Digital cameras – why sensor size matters

A wide range of sensor sizes are used in cameras today. The size of the sensors is not related to their resolution (measured in megapixels). The smallest, 1/3.6″, has a tiny light-sensitive surface of only 4mm x 3mm. That is just 1/72 of the area of a 35mm frame. Needless to say there are some compromises in performance. Other common sizes are 1/3.2″, 1/3″, 1/2.7″, 1/2″, 1/1.8″, 2/3″, 1″, 4/3″ and 35mm (the same size as a 35mm film frame). The inch sizes are the diagonal size of the sensor, 1/3.6″ being equivalent to about 7mm. In comparison a 35mm sized sensor is about 43mm diagonally.

Most sensors have an aspect ratio of 4:3 – the same shape as a standard TV or the original “academy” feature film ratio. The 35m stills film format is wider, at 3:2. You might think that in this multimedia age somebody might have produced a widescreen 16:9 aspect ratio camera but that is clearly too much to hope for!

The Four Thirds (4/3″) camera format was developed jointly by Kodak and Olympus and is also used by Fuji. The intention was to create smaller, lighter cameras and lenses that were functionally equivalent to 35mm SLRs. Standardising the lens mount meant lenses could be made that would fit all 4/3 cameras. The sensors are about half the height and width of a 35mm film frame.

One consequence of the differing sensor sizes is that lenses offer a reduced angle of view compared to a 35mm film camera. Even with the relatively large sensors fitted to most digital SLRs the effective lens focal length is around 1.6 times that for 35mm film. A 50mm lens designed for use on a 35mm film SLR would act as an 80mm lens on a digital SLR. This is an advantage at the telephoto end of the lens range as the lenses are much smaller. Unfortunately it is pretty unhelpful in making a true wide-angle lens. The smaller the sensor the worse these effects get.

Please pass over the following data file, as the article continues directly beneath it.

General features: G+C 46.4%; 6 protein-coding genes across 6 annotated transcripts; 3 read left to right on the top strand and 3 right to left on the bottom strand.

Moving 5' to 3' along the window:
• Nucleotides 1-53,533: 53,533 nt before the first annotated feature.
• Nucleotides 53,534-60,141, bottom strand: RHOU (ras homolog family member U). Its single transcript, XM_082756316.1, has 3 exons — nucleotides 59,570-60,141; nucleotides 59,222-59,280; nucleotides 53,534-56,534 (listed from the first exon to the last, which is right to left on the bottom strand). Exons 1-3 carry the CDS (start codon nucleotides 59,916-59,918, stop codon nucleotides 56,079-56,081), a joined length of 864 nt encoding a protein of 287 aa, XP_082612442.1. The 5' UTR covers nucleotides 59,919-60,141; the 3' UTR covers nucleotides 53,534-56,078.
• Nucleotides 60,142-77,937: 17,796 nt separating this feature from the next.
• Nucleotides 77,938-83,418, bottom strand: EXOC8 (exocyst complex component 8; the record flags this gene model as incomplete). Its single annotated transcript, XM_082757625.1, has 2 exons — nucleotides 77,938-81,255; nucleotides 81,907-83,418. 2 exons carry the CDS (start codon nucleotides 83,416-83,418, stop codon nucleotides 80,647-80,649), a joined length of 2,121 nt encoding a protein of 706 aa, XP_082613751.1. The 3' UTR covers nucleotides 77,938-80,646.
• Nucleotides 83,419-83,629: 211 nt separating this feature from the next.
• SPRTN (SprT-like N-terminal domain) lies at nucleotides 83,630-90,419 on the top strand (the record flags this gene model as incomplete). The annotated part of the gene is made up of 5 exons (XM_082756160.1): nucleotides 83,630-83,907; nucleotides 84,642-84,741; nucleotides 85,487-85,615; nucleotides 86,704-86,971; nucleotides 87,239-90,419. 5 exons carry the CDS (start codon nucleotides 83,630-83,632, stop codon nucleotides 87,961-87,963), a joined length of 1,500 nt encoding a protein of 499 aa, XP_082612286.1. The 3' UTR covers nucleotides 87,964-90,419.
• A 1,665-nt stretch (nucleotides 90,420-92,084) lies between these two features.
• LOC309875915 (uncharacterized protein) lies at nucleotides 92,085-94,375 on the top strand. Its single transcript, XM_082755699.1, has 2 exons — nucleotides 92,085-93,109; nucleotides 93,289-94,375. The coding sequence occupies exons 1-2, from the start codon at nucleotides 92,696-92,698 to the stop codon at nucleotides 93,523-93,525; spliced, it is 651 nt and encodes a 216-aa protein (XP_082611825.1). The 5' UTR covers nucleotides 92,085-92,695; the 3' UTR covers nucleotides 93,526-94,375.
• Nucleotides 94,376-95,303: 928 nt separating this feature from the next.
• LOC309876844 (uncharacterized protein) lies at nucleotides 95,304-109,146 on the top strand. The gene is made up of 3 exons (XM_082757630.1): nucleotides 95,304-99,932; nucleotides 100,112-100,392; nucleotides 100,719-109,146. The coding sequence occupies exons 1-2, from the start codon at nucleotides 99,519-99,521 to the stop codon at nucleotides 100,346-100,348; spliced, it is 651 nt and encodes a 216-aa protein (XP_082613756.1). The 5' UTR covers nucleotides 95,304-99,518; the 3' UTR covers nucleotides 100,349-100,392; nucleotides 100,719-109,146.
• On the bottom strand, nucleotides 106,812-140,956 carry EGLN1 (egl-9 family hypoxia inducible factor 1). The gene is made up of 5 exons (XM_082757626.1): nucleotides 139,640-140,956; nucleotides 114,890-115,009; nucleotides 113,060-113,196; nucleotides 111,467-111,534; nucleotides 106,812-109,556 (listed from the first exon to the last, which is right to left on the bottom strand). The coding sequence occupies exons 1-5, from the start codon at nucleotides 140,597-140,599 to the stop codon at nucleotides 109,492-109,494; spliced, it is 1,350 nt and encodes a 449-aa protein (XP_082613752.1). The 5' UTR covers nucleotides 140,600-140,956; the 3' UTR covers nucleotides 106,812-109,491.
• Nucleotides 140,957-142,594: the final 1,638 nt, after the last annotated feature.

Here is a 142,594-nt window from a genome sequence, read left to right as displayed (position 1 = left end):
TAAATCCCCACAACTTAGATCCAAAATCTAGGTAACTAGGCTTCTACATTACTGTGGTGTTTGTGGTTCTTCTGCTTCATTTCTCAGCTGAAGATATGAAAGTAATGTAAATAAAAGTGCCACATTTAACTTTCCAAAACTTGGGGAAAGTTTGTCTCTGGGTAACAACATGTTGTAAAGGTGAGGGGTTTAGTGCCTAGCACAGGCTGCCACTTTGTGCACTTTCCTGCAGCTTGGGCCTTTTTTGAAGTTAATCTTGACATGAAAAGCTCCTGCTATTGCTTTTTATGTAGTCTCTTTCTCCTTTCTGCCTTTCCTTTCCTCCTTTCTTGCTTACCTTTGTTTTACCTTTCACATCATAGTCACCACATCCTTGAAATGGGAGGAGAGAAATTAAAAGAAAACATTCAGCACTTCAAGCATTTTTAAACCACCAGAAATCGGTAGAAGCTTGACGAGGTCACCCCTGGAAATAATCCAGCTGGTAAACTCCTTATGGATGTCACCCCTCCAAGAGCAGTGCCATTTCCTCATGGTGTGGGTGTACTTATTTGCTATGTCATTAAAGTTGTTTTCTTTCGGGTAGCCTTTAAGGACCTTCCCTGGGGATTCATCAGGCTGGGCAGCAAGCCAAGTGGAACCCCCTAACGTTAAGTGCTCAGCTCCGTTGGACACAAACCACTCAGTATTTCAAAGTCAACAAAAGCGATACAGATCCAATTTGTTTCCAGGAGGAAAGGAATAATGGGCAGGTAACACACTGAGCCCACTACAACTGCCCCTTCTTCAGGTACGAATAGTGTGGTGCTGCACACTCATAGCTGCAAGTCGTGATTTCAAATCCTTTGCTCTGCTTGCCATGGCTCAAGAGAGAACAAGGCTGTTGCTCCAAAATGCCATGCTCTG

The depth of field available also depends on the sensor size. Small sensors give large depths of field. Great for snapshot cameras with fixed-focus lenses or cheap auto-focus with few steps. Not so good for taking pictures through chicken wire or dirty glass – all those obstructions that would have been invisible or vague blurs with a 35mm SLR are now in sharp focus. Another result is that artistic use of differential focus by controlling the lens aperture (to adjust depth of field) is virtually impossible even if the camera allows the relevant adjustment. The serious photographer is left attempting to emulate the effect in Photoshop.

The smaller the sensor the better the lens performance has to be to focus fine detail onto the sensor with good contrast. In fact there is a finite limit to the resolution of a lens at a given aperture and the nearer the limit it gets the lower the contrast. The measure of lens performance in reproducing fine detail is called the Modulation Transfer Function and it reduces as we get closer to the limit of the lens’s capability. Even the highest quality lenses are incapable of delivering adequate detail to the smaller sensor sizes at f16.

Unfortunately it also works out that the smaller the sensor the smaller the amount of light collected too. That’s the reason that pictures from cameras with small sensors produce noisy (aka grainy) pictures. Comparisons of the image noise in pictures from large and small sensor cameras can sometimes be seen in reviews on the website.

In summary small sensors have advantages in terms of price and convenience but these are paid for in image quality and camera sensitivity.